But it’s the energy sector that seems to generate the most magnetism for the region among young VCs. The New England area is already home to more than 150 clean-tech companies, which means there’s a good base of experienced energy entrepreneurs. The big problem—read, opportunity—is overcoming what Day calls the “enterprise formation gap:” a lack of support in New England for early-stage ventures trying to turn proof-of-concept gadgets into customer-ready prototypes.
“There is an assumption that if there is a money-saving innovation out there it will get adopted, but the fact is that non-economic factors often make that difficult,” says Day. “I see my job as taking the innovation and not only helping the management team get the capital resources they need, but also helping them make connections so they can build out their teams and raising awareness so that the marketplace is clear about the economics.”
Day’s first assignment at @Ventures was to help align a startup called Powerit Solutions with its natural customers and partners. Powerit builds “demand response” systems, software and switches that allow businesses to smoothly power down equipment and facilities at times of peak electrical demand, freeing up power for a utility’s other customers and earning bonuses or rate breaks as a result. Powerit’s software “helps you figure out, when you get the call, how much power you can free up across your facility without sacrificing productivity and without hurting the bottom line,” explains Day.
“It’s a no-brainer” to install Powerit’s system, since “there’s an infinite payback period,” Days says. To get Powerit going, he helped arrange conversations with utilities and “demand aggregators” such as ComVerge and EnerNOC (NASDAQ: ENOC). (EnerNOC went public in May, becoming one of New England’s biggest clean-energy success stories). PowerIt is the sort of company that wouldn’t have trouble finding customers in California, Day suggests, but needs a bit of extra help in New England.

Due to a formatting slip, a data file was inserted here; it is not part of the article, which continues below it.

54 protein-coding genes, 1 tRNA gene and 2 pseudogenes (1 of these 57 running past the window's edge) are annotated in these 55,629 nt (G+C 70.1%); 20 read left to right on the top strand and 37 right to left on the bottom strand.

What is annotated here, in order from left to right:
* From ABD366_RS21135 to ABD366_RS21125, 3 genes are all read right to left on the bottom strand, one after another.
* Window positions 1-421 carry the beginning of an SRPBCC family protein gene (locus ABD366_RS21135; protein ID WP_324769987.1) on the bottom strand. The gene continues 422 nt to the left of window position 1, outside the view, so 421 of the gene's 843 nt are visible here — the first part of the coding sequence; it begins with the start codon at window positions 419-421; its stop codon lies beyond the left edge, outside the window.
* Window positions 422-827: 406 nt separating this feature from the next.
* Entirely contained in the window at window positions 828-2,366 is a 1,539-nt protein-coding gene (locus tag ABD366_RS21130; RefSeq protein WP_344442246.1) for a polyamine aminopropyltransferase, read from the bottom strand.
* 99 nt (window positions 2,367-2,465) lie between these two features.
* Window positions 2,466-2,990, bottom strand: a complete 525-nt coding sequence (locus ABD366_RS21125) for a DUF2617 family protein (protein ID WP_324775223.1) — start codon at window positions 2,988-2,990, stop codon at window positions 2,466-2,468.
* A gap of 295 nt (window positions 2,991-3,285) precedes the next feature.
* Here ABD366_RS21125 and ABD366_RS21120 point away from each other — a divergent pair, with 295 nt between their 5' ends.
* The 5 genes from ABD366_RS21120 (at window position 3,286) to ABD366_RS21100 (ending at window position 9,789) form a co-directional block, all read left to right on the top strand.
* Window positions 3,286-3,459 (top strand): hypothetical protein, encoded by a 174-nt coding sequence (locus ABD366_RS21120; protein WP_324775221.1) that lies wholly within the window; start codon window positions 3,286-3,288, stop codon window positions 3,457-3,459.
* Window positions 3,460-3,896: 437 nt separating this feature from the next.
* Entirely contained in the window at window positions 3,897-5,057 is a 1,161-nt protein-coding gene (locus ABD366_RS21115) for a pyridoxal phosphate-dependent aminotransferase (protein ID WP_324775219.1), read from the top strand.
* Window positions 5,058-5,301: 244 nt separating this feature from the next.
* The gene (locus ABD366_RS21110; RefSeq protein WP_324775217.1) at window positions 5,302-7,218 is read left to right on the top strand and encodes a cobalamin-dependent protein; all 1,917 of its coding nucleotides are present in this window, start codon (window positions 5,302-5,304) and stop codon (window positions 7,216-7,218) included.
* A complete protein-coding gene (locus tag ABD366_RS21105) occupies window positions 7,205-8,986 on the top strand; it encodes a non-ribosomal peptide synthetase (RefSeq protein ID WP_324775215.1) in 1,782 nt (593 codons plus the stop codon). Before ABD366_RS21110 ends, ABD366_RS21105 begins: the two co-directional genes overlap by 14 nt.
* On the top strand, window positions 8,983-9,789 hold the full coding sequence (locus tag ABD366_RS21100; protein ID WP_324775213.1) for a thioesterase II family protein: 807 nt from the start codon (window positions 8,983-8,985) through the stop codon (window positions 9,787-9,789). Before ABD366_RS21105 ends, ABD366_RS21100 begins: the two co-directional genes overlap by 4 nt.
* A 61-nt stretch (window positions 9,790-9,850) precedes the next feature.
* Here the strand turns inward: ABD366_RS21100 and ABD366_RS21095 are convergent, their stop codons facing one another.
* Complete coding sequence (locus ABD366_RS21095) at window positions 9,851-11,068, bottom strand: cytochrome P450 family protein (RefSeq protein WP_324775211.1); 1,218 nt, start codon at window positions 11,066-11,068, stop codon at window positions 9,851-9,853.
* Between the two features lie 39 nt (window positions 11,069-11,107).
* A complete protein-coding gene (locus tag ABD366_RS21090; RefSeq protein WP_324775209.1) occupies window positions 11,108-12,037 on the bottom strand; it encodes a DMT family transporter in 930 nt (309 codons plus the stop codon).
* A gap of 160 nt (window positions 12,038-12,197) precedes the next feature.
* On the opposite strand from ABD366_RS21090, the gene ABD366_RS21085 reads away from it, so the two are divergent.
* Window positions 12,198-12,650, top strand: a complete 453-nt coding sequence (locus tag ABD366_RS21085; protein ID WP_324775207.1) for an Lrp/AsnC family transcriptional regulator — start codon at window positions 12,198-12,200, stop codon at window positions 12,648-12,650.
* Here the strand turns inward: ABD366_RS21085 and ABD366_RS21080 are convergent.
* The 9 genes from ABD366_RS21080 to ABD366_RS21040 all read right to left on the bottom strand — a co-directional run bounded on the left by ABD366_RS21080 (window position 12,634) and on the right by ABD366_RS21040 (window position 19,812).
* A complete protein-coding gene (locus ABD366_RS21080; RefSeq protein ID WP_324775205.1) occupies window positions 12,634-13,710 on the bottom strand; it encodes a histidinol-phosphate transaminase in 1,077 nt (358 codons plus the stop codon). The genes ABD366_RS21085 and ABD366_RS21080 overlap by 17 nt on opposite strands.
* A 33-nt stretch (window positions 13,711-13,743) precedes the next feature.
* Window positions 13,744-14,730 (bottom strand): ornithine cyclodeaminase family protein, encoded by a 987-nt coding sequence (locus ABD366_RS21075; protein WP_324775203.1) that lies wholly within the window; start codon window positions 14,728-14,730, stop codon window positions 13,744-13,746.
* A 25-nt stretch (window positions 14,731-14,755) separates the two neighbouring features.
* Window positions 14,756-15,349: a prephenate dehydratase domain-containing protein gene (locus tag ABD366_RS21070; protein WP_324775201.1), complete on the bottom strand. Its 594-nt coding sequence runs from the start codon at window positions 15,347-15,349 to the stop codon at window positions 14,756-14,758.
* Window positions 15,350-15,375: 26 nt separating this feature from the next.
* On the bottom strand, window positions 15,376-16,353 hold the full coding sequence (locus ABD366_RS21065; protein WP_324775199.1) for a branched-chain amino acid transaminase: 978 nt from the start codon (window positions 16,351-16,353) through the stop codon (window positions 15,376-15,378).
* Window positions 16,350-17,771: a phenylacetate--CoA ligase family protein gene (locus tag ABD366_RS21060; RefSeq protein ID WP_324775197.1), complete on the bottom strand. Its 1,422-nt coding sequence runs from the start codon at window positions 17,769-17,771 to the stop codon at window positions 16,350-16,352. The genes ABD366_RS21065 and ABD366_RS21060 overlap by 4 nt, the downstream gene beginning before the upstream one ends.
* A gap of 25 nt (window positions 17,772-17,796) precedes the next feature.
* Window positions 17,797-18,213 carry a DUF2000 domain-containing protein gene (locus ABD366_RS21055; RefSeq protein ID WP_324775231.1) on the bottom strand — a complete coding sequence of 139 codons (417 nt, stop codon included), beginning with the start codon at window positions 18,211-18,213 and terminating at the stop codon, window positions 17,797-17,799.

Beyond helping companies grow, Day says he’s encouraged by his partners at @Ventures to spend time promoting a healthier clean-energy technology cluster in New England. He sits on the advisory board of the nascent Massachusetts Clean Energy Council and also works on business-development initiatives with the New England Energy Innovation Collaborative (NEEIC), an @Ventures sponsoree. Day is also a member of the advisory board for new clean-tech news site Greentech Media and recently merged his blog Cleantech Investing into Greentech’s network. He and Friendly, who were classmates at Northwestern University’s Kellogg School of Management, have launched a Boston chapter of the Renewable Energy Business Network, a Bay Area group to which they both belonged. “REBN East” has so far sponsored one networking happy hour in Kendall Square and plans a second on September 11.